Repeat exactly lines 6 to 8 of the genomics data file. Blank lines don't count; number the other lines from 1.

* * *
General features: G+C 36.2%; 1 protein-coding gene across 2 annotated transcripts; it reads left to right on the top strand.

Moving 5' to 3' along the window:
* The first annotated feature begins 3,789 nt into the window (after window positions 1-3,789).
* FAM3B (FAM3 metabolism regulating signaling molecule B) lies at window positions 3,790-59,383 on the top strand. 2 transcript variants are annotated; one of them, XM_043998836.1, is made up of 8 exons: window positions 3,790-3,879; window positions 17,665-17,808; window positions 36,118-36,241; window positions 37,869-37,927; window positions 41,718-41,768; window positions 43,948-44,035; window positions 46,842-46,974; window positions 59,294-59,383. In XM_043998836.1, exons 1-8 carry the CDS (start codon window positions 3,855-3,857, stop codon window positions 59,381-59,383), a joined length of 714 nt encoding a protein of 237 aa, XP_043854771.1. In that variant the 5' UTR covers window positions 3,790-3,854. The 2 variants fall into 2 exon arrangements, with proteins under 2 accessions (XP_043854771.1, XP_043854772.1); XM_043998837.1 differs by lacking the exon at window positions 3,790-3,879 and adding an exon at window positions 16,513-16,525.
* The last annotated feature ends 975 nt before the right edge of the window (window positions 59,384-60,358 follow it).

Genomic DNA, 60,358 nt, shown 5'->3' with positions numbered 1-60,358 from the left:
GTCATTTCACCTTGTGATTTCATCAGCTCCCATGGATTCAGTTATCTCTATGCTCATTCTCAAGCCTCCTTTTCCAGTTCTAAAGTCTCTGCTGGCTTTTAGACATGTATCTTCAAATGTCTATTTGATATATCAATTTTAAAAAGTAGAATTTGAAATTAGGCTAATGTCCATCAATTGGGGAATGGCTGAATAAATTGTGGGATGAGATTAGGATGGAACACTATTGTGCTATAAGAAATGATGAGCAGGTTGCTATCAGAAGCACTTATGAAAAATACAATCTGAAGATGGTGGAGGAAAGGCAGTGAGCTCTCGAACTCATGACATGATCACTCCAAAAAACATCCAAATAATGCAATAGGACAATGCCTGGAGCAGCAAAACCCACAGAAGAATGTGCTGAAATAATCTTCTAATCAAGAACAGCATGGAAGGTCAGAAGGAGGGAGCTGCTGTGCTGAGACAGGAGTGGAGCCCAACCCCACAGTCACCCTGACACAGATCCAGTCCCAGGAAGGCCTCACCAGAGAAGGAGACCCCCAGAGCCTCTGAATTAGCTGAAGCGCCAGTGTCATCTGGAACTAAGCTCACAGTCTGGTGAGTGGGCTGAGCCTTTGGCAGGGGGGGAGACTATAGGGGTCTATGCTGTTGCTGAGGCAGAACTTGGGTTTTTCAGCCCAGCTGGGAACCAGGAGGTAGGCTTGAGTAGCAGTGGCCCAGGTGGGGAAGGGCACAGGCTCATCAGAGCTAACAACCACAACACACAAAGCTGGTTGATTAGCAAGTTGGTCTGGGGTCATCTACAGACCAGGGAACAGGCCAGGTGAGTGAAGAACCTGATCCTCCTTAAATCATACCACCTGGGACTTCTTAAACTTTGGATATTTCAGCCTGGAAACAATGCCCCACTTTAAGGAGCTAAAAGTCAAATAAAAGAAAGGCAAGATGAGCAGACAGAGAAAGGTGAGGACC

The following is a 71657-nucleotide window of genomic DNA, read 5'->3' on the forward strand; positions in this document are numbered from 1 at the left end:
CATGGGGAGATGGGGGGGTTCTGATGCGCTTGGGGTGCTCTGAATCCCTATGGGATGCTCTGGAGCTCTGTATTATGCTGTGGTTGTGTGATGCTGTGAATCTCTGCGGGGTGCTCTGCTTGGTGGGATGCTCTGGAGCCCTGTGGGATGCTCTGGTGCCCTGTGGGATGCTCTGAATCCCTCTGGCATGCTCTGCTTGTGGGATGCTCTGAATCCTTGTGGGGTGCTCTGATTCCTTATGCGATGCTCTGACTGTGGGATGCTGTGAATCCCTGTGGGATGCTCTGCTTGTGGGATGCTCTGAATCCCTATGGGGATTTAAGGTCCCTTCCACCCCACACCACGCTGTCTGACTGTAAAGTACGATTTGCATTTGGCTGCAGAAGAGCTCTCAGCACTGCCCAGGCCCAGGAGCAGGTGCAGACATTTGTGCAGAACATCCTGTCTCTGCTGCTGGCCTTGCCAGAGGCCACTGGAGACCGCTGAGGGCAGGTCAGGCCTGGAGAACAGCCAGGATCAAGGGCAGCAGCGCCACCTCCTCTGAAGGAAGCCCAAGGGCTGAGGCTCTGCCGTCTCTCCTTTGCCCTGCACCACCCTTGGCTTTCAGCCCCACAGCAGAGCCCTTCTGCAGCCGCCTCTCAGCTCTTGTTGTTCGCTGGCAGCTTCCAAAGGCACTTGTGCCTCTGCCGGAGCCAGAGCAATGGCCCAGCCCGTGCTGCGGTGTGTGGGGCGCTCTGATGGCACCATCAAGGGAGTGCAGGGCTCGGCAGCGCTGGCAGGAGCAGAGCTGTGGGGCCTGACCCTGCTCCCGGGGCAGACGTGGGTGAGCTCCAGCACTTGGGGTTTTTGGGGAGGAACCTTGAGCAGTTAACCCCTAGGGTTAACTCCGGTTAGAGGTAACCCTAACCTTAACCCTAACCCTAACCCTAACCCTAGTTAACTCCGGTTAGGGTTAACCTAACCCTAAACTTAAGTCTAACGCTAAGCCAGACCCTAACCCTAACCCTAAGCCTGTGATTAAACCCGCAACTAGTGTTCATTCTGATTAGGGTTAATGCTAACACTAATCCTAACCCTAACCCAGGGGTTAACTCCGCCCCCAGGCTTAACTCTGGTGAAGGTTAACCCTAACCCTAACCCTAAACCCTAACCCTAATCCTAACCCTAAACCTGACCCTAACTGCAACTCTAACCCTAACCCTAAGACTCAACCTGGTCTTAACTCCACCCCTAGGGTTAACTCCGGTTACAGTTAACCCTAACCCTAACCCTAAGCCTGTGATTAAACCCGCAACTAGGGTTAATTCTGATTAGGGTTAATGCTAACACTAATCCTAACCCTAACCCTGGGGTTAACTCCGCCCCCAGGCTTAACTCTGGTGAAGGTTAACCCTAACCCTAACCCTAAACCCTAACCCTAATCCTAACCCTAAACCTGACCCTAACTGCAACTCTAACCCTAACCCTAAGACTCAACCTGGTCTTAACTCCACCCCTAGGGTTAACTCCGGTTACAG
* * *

Genomic DNA, 60,358 nt, shown 5'->3' with positions numbered 1-60,358 from the left:
GTCATTTCACCTTGTGATTTCATCAGCTCCCATGGATTCAGTTATCTCTATGCTCATTCTCAAGCCTCCTTTTCCAGTTCTAAAGTCTCTGCTGGCTTTTAGACATGTATCTTCAAATGTCTATTTGATATATCAATTTTAAAAAGTAGAATTTGAAATTAGGCTAATGTCCATCAATTGGGGAATGGCTGAATAAATTGTGGGATGAGATTAGGATGGAACACTATTGTGCTATAAGAAATGATGAGCAGGTTGCTATCAGAAGCACTTATGAAAAATACAATCTGAAGATGGTGGAGGAAAGGCAGTGAGCTCTCGAACTCATGACATGATCACTCCAAAAAACATCCAAATAATGCAATAGGACAATGCCTGGAGCAGCAAAACCCACAGAAGAATGTGCTGAAATAATCTTCTAATCAAGAACAGCATGGAAGGTCAGAAGGAGGGAGCTGCTGTGCTGAGACAGGAGTGGAGCCCAACCCCACAGTCACCCTGACACAGATCCAGTCCCAGGAAGGCCTCACCAGAGAAGGAGACCCCCAGAGCCTCTGAATTAGCTGAAGCGCCAGTGTCATCTGGAACTAAGCTCACAGTCTGGTGAGTGGGCTGAGCCTTTGGCAGGGGGGGAGACTATAGGGGTCTATGCTGTTGCTGAGGCAGAACTTGGGTTTTTCAGCCCAGCTGGGAACCAGGAGGTAGGCTTGAGTAGCAGTGGCCCAGGTGGGGAAGGGCACAGGCTCATCAGAGCTAACAACCACAACACACAAAGCTGGTTGATTAGCAAGTTGGTCTGGGGTCATCTACAGACCAGGGAACAGGCCAGGTGAGTGAAGAACCTGATCCTCCTTAAATCATACCACCTGGGACTTCTTAAACTTTGGATATTTCAGCCTGGAAACAATGCCCCACTTTAAGGAGCTAAAAGTCAAATAAAAGAAAGGCAAGATGAGCAGACAGAGAAAGGTGAGGACC

The following is a 71657-nucleotide window of genomic DNA, read 5'->3' on the forward strand; positions in this document are numbered from 1 at the left end: